With the new curriculum currently being piloted, Yonkman says she will be checking in to view the findings and communicate with parents to find out their concerns.
She also has seen some curriculum that is concerning to her.
“I have the passion, dedication, and work ethic to put towards quality education that all students deserve. Let me be “YOUR VOICE” and TOGETHER we can make education the best that it can be and ensure our schools have a positive image in the community that we can celebrate together and be PROUD OF!” said Yonkman.
Darla Rae Yonkman
Nicole Hauck is running for Subdivision #1. She loves living in Vermilion, and has a vested interest in public education as she has two children who will be entering school soon. She wants voters to know that she supports parents health decisions for their children. Helping everyone to be courageous and brave through this pandemic is a goal of Hauck’s, she would like to see all students have access to school, sports, and extracurricular activities regardless of their COVID vaccination status.
Hauck is running as she saw a need for the community to have strong individuals stepping up to act as a voice for parents and to provide better transparency to board decisions.
“We haven’t had an election in this subdivision in a decade, so I felt there was a need for a trustee who was elected and could be held accountable by voters,” stated Hauck.
If elected, Nicole would like to help establish some stability for everyone in the division, she stated that we need to step forward together to provide the best educational experience for our students.
Hauck commented that core competency and hands-on learning are important to her, education needs to challenge strong students, and help those who need it. She would like to look into bringing band and music instruction back to some of the schools that have had to let the programs go.
“I want to help make school fun and engaging,” states Hauck.
Jim King, incumbent for Ward 4 Electrical Subdivision #2 (Rural Vermilion) brings eight years of experience as a trustee. As a Vermilion native, he is very familiar with the school system from both the perspectives of a parent and a board member. Along with his wife, his four children are all recipients of public education and graduates of J.R Robson High School in Vermilion. As an employee at Lakeland College, Jim has seen the benefits of the collaboration between Buffalo Trails Public School Division and Lakeland College through such things as dual credit programming, Green Certificate and the high school CTS programs. This collaboration has continued with the Out Reach programs and the High School SKILLS competition.
King is running again because he enjoys working with all the leaders, staff and most importantly students in the school division.
“Working with eight other trustees and their communities gives me a broad viewpoint to rural education,” states King, “allowing me the opportunity to continue using my experiences to enhance the success of the students.”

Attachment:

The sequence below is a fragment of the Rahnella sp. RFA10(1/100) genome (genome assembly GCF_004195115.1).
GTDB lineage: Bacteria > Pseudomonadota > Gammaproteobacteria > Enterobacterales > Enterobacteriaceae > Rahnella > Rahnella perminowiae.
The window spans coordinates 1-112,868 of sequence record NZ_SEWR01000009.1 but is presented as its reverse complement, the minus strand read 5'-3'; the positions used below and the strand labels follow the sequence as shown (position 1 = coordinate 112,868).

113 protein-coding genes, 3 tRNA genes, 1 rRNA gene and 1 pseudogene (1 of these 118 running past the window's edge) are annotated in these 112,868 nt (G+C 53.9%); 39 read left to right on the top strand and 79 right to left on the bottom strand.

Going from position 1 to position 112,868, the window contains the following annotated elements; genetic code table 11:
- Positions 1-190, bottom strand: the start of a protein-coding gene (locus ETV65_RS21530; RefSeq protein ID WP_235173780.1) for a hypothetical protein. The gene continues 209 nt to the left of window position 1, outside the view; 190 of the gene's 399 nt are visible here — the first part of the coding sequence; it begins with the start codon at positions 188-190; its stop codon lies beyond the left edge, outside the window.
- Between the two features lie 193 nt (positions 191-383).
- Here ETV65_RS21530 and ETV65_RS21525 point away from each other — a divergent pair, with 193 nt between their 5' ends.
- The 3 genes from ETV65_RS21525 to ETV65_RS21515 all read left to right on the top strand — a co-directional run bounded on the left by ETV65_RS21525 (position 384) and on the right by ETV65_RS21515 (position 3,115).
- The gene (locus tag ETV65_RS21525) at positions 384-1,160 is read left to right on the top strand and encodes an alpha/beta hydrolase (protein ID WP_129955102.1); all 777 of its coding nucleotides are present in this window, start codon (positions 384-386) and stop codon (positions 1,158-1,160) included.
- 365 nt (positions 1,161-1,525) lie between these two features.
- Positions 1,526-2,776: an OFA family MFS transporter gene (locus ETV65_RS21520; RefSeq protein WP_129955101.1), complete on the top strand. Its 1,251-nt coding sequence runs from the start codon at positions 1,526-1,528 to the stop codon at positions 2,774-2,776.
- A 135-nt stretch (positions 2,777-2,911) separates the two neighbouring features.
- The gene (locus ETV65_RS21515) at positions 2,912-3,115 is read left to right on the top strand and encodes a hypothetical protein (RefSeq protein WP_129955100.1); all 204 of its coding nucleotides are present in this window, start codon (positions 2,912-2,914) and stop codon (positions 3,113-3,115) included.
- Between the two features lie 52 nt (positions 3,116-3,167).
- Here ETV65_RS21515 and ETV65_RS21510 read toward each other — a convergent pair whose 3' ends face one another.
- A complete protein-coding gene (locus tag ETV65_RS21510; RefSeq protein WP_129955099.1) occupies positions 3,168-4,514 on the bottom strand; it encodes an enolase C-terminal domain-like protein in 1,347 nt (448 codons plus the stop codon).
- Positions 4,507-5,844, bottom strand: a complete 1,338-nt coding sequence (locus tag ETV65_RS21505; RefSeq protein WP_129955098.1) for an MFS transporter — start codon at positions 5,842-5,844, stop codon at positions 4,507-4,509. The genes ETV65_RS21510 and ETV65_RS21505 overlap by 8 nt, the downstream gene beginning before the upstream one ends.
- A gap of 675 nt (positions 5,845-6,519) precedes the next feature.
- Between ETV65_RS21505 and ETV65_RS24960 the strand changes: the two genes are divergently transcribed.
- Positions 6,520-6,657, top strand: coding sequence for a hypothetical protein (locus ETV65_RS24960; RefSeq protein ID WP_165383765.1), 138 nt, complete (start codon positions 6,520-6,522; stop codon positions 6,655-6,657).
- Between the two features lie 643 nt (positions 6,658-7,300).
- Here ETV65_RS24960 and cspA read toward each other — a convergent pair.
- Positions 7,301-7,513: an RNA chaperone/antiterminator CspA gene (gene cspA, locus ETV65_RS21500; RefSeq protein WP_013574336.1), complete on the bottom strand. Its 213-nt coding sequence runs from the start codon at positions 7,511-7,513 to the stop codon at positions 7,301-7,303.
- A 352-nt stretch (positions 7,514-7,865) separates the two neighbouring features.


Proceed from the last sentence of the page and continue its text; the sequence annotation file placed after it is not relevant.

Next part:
King originally ran as a trustee to learn more about the educational system, and has stayed on because he enjoys contributing as a community member. If re-elected, King would like to continue advocating for the modernization needs or new builds of schools in the jurisdiction that will benefit all students in the division.
“I am glad to see so much election interest this time, and I wish the best of luck to all the candidates.” stated King.
Running against King in Subdivision #2 is Kathy Nelson. Nelson believes that as a trustee she can better understand the system from the inside, with a student in the school division right now, she wants voters to know she is familiar with the education system from the family’s perspective.
Nelson chose to run as a trustee as a result of some of the political doings in the past year.
“We put a lot of faith in the system, vote and then assume all is well and our politicians will do what’s in our best interest. The last 18 months have made me aware that we should all be paying better attention to all levels of government. This is my way of doing that,” commented Nelson.
Nelson commented that she has witnessed the direct impact of decisions made by politicians on children’s mental health, and what the world is doing to children.
“I felt school trustee is the place where I can make sure that the system is working for children,” stated Kathy.
If elected, Nelson says she will be focusing on what is in the best interest of the students, and that she is not guided by a political position and will instead be motivated to do what is best for students.
For the Kitscoty/PV area, (Subdivision #3) Kayti Eldridge wants voters to know her main focus is the children. She noted that she is a strong supporter of inclusion learning and wants students to leave school prepared and eager to keep learning throughout their lives.
“Educators need the tools and support to give that to children throughout their scholastic career. I believe in community involvement where kids are concerned, it really does take a village to raise a child,” Eldridge says.
Kayti feels that she was fortunate that her parents were very involved in her education, she believes that engaged parents are very beneficial to a child’s education. Running as a trustee Eldridge believes it will provide the opportunity to be strongly involved in the education journey.